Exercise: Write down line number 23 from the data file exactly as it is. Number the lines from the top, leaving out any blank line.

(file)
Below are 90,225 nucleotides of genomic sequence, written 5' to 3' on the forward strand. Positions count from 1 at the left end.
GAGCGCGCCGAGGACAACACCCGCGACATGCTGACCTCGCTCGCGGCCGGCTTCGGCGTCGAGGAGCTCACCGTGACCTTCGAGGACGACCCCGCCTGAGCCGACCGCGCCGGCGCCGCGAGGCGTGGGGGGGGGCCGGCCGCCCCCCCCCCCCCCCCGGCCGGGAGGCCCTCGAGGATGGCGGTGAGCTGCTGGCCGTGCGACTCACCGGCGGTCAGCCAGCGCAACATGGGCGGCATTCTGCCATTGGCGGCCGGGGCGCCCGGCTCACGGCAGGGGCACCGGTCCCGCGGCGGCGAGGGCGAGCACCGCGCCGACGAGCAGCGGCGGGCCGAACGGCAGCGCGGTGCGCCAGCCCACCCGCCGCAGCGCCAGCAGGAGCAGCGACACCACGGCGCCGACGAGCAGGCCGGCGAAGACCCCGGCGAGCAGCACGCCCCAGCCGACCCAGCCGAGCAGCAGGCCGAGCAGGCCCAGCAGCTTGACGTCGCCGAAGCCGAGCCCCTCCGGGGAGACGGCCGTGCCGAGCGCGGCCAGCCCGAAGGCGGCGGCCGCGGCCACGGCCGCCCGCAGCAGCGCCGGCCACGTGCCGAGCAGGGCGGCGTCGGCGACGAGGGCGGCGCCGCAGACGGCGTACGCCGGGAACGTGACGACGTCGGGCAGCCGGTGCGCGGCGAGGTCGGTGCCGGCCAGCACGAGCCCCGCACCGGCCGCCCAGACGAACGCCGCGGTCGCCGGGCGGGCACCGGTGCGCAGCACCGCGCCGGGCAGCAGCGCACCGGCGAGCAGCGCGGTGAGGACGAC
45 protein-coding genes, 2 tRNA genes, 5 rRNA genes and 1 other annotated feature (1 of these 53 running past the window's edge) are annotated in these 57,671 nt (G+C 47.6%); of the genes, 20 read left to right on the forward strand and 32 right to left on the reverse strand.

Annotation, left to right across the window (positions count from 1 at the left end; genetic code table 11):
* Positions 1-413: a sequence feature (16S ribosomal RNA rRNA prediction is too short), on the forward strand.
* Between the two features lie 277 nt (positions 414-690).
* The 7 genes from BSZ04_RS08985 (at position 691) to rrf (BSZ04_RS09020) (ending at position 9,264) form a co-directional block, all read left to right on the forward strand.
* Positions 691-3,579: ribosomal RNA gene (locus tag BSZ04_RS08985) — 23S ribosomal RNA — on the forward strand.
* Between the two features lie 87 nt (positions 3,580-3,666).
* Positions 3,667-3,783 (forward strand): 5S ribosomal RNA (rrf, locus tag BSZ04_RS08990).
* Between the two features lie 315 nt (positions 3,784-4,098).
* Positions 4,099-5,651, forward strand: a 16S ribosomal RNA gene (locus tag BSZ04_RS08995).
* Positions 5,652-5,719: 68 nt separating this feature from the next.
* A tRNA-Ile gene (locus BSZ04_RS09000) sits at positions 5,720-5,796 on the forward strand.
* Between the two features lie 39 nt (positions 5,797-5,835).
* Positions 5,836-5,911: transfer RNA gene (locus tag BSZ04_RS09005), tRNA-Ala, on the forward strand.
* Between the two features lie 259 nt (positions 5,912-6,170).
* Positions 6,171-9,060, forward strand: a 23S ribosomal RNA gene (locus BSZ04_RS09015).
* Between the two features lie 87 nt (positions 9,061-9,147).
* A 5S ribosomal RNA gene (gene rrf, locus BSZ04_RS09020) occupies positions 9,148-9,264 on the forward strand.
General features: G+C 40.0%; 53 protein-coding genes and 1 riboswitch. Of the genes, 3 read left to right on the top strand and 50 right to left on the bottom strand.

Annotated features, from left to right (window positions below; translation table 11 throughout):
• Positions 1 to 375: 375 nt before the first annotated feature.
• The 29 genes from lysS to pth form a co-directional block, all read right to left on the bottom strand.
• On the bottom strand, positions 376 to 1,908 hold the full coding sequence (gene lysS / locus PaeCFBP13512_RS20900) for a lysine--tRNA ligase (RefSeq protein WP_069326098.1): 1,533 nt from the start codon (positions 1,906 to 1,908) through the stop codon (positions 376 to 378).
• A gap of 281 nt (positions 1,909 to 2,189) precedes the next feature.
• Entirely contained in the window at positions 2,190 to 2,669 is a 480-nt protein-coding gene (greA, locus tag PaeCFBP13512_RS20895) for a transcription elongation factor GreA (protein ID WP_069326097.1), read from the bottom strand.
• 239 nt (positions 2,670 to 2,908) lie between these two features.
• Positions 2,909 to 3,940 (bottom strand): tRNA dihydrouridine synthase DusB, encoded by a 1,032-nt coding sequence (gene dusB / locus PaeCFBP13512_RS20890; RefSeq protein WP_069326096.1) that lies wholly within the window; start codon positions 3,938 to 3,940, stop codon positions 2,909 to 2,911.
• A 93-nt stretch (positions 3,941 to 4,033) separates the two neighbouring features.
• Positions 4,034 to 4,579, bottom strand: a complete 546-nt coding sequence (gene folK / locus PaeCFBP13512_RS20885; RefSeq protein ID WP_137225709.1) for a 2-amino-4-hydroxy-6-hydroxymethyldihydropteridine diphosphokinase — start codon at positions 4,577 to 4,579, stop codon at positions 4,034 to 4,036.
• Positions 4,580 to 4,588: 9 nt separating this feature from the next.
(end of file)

• Positions 1 to 375: 375 nt before the first annotated feature.